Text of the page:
Now we begin our exploration of the bizarre world of "The Hussalonia Robot Singers." In this entry I hope to cover such topics as the origin of the song "Abide With Me," which is the first cover performed by Hussalonia that I shall write about on this blog, my own feelings about robots, and finally a brief mention of how a robot song inspired me to study philosophy.
Prior to hearing this album, I'd never heard "Abide With Me," or at least I can't recall having heard it, despite attending a number of Christian churches in my youth. Most hymns never really got my attention as a kid; I only began to appreciate many hymns and traditional songs in adulthood after hearing covers by artists such as Bob Dylan who appreciate such songs and manage to give them the street cred that they deserve and that churches and local choir performances don't really convey, at least not to me. Since Hussalonia and "The Hussalonia Robot Singers" introduced me to this song, I've bought two beautiful versions by Mahalia Jackson and Hayley Westenra. The Jackson version ended up inspired a lovely short story idea that came to me while watching fireworks on the third of July last year. So I thank you again, Hussalonia, for inspiring my own creative efforts, albeit indirectly.
The song itself was written by Henry Francis Lyte in 1847 (making it public domain, for those of you following at home) as he was at death's door due to tuberculosis, or so says Wikipedia. Perhaps the religiousness/spirituality of the song isn't your thing, but I can't imagine not being moved by the sincerity and passion in the song, especially given the circumstances in which it was written. For those wishing to read and maybe even appropriate (for your own creative works) the complete lyrics of this public domain classic, Wikisource has got you covered: http://en.wikisource.org/wiki/Abide_with_Me. Hats off to you, Wikisource, and all of the lovely people out there who make public domain material readily available to us all. I would certainly rank it as one of the finest hymns/religious songs I've ever heard. Oddly enough, I discovered it via Hussalonia around the same time that I discovered another personal favorite, traditional-spiritual song, "Lone Pilgrim," via Bob Dylan's album of covers of such older songs, "World Gone Wrong."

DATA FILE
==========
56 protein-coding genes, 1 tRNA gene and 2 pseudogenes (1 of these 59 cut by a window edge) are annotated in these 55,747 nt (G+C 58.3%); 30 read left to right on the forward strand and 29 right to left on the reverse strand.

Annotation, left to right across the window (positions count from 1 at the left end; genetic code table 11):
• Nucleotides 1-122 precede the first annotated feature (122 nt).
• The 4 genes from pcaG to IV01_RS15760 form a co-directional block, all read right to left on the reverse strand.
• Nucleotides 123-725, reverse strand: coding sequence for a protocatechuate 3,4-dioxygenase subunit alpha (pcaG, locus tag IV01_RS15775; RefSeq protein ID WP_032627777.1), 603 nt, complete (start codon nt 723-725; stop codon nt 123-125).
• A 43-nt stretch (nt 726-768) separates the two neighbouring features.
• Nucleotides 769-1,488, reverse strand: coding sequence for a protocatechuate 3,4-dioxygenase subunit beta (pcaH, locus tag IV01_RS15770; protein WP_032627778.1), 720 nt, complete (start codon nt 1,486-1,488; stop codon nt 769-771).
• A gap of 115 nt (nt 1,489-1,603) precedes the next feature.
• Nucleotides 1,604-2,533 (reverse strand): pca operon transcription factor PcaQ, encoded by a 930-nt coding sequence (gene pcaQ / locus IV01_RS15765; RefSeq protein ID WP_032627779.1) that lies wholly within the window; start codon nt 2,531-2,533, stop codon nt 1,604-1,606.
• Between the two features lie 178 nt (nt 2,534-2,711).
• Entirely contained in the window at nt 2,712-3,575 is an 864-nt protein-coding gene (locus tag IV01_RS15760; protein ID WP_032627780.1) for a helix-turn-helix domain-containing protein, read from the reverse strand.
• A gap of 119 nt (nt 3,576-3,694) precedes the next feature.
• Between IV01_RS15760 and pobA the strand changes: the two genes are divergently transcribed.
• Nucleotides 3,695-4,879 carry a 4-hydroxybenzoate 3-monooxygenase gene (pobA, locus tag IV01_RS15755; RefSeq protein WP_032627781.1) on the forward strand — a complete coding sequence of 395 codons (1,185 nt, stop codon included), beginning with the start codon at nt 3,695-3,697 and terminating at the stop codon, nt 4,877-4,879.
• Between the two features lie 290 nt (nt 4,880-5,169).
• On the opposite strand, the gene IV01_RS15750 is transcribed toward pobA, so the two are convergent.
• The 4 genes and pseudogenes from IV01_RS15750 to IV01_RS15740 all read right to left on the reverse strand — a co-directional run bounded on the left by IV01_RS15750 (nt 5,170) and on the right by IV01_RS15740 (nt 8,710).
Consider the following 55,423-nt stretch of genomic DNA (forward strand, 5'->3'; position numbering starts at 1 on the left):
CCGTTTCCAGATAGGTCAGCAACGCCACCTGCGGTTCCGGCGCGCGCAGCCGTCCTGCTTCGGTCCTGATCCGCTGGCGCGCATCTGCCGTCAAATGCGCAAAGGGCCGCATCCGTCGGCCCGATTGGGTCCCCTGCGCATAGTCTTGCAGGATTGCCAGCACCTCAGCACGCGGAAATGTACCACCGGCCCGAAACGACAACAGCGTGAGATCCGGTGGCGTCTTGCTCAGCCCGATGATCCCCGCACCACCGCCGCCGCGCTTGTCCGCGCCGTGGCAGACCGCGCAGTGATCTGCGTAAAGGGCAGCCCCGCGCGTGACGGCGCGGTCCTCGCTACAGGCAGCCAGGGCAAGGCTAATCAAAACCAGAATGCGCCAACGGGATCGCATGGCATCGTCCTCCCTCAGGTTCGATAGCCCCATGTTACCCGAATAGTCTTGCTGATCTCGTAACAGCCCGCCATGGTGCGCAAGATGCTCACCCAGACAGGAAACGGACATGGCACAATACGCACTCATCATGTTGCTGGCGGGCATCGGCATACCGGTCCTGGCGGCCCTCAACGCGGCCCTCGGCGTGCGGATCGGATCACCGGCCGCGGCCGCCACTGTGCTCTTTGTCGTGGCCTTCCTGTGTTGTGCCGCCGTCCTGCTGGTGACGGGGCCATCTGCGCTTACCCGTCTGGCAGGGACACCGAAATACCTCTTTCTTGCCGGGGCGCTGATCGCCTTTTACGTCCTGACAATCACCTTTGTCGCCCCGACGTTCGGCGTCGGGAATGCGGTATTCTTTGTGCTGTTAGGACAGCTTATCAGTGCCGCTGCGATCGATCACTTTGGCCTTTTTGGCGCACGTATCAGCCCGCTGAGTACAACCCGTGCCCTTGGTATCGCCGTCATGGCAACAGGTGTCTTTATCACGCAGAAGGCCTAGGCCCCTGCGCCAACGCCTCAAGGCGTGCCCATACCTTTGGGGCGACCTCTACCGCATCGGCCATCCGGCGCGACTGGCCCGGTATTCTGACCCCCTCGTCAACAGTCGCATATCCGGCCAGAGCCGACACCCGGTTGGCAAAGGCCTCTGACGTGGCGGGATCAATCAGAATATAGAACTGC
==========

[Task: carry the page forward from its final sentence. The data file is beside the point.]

The cover by Hussalonia/The Hussalonia Robot Singers, clocking in at only 42 seconds long, only includes the first verse. Nonetheless, in the album's strange way, it remains quite lovely. I should take this opportunity to talk about the album as a whole and my personal feelings regarding robots. In most cases, I hate stories that involve robots or normally inanimate objects as protagonists or supporting characters. The Star Wars films don't bother me in that regard too much, as C-3P0 and R2-D2 act primarily as comic relief and so I don't find myself mired in troubling philosophical questions about their selfhood. In the Star Trek series, which I became interested in only very recently (and no, I was not named after either Leonard Nimoy or Captain James T. Kirk, in case you were wondering) I feel that the character Data from "Star Trek: The Next Generation" is actually quite likable and his android-hood is treated in a way that somehow subverts whatever would normally bother me about such a character, and other artificial intelligence-based characters in the series are treated in a way that I feel treats the elements of such characters that I normally find irritatingly taken for granted with proper respect. I do hate when the Borg are featured, though. I find the Borg disgusting.